To measure the γ-PGA content, the purified products were dissolved in 6 M HCl to hydrolyze the γ-PGA. The mixtures were maintained at 110 °C for 12 h. The hydrolysates were neutralized and metered volumetrically and then characterized by HPLC for qualitative and quantitative analysis. The HPLC analysis was performed on an Agilent 1200 HPLC system using an Agilent HC-C18 (25 cm × 4.6 mm) column and a UV detector (210 nm). The mobile phase consisted of 10 mM KH2PO4 (pH 2.5) and methanol (5%, v/v) at a flow rate of 0.5 mL/min. Pure sodium glutamate was used as the standard compound [47].

Determination of the molecular masses of the fermentation products

Molecular mass was evaluated by high-performance gel permeation chromatography (HPGPC) coupled with refractive index (RI) detection using a TSK G4000PWxl column (Tosoh, Japan). The mobile phase was NaN3 (0.01%) at a flow rate of 0.5 mL/min. The column temperature and pressure were maintained at 30 °C and 1.3 MPa, respectively. A dextran T series (Pharmacia, Sweden) was used as the standard compound for the molecular mass determination [48].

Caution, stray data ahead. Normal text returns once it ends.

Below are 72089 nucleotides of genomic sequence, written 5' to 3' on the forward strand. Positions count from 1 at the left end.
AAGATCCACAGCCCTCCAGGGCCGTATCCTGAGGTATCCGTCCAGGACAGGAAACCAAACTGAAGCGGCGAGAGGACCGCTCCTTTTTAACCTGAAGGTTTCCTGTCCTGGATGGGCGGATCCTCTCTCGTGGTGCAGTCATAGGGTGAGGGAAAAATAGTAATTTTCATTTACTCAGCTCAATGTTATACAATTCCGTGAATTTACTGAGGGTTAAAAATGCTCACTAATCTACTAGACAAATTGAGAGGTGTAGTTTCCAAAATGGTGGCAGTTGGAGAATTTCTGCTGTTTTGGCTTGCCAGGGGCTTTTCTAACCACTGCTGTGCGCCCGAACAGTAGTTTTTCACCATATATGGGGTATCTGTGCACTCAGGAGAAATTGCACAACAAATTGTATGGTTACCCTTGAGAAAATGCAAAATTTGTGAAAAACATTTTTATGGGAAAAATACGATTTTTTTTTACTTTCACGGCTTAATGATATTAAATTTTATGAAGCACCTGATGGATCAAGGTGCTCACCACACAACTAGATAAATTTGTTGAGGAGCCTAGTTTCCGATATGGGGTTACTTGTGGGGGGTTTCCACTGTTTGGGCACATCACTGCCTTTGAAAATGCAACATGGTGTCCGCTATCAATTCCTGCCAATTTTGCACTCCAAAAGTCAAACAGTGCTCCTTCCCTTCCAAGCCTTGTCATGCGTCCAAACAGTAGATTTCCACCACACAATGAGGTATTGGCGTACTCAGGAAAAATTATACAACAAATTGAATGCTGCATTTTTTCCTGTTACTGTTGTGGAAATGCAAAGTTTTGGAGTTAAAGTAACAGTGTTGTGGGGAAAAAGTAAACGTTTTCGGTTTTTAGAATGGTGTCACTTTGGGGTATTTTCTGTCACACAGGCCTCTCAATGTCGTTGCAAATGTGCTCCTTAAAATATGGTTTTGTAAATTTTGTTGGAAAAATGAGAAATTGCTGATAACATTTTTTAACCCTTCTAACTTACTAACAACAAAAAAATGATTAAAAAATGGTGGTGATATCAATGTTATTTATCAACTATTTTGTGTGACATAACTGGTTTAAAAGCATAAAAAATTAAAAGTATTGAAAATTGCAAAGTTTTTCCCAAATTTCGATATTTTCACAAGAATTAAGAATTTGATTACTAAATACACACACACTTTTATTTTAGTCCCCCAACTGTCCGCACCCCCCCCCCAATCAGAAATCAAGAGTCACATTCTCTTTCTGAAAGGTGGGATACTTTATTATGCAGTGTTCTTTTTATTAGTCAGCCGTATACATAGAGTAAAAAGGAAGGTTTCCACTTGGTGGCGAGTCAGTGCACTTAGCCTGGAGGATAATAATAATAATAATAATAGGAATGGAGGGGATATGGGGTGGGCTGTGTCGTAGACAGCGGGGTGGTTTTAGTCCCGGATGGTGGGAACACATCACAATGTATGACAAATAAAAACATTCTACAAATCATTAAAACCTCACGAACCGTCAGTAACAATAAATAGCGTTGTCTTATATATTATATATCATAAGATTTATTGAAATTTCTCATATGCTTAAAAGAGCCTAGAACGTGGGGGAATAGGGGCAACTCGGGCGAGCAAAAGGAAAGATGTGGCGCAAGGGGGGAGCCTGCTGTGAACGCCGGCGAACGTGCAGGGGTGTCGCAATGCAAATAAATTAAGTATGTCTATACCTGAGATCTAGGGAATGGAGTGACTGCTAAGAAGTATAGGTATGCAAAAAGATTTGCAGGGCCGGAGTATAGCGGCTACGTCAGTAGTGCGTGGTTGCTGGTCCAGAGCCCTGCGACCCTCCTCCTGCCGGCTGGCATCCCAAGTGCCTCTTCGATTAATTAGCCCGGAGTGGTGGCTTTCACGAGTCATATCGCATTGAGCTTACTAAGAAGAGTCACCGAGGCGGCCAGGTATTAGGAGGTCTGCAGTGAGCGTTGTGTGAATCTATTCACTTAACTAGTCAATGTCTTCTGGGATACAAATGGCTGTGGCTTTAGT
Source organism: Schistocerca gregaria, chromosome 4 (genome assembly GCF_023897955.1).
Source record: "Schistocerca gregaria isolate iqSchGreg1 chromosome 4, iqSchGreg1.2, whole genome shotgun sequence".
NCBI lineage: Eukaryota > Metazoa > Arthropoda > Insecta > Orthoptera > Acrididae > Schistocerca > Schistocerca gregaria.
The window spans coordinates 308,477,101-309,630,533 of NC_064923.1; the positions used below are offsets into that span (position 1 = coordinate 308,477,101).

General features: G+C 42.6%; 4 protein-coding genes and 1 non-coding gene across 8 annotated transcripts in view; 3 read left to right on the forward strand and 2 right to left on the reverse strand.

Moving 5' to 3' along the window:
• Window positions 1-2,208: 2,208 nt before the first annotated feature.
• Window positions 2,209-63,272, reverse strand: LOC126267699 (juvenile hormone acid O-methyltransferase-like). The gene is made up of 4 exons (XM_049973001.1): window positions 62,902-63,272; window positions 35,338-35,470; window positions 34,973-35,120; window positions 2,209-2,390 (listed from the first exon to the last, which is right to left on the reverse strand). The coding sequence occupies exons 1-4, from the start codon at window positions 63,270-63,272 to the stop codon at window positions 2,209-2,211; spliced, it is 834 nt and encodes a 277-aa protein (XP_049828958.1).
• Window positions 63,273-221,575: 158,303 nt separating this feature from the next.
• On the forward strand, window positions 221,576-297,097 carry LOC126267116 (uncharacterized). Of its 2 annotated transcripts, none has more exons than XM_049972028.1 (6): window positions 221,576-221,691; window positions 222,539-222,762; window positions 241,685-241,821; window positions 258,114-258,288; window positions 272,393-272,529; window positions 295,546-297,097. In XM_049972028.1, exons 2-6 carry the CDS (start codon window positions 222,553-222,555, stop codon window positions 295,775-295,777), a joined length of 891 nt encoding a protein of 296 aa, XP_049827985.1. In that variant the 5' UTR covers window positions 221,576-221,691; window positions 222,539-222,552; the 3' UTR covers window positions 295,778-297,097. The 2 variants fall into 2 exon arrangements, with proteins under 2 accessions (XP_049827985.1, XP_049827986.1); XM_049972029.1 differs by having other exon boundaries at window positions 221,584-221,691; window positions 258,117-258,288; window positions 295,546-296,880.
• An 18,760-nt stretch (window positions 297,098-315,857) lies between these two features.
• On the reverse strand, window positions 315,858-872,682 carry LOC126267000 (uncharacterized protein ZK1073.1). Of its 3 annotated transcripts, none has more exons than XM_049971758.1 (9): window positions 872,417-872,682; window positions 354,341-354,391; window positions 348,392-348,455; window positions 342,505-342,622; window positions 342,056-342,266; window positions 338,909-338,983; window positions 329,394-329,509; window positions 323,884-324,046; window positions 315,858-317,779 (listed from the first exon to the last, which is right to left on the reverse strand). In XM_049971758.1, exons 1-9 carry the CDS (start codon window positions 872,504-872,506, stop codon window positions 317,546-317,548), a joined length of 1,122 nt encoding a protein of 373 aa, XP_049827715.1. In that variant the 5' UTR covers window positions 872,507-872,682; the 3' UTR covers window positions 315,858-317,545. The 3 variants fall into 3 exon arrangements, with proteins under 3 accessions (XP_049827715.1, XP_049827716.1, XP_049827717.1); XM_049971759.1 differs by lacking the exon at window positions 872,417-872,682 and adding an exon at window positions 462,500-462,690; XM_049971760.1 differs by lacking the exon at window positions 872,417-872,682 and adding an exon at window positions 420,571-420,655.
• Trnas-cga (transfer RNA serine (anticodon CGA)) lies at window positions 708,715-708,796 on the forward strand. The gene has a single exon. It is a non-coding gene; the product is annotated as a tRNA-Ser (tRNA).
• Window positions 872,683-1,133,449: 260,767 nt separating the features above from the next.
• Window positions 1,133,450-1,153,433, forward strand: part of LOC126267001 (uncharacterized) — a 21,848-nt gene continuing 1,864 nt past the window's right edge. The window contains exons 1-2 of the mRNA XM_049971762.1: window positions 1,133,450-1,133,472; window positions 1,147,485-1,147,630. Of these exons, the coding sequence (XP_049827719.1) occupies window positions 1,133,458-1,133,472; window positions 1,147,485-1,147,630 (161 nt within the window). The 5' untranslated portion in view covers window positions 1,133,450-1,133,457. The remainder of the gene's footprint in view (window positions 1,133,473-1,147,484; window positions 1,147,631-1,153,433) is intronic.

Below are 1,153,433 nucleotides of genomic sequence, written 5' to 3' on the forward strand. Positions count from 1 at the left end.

Notes

Abbreviations

EPS: 

extracellular polysaccharides

γ-PGA: 

poly-gamma-glutamic acid

SWATH: 

sequential window acquisition of all theoretical fragment-ion spectra

EMP: 

Embden-Meyerhof-Parnas pathway

TCA: 

tricarboxylic acid cycle

Declarations

Authors’ contributions

WCY, ZC, NH, CJZ, YPW and QBL designed the experiments. WCY, ZC and HY preformed the experiments. WCY, ZC and NH analyzed the results. WCY, ZC, NH and SY wrote the manuscript which was reviewed and approved by all authors. All authors read and approved the final manuscript.

Acknowledgements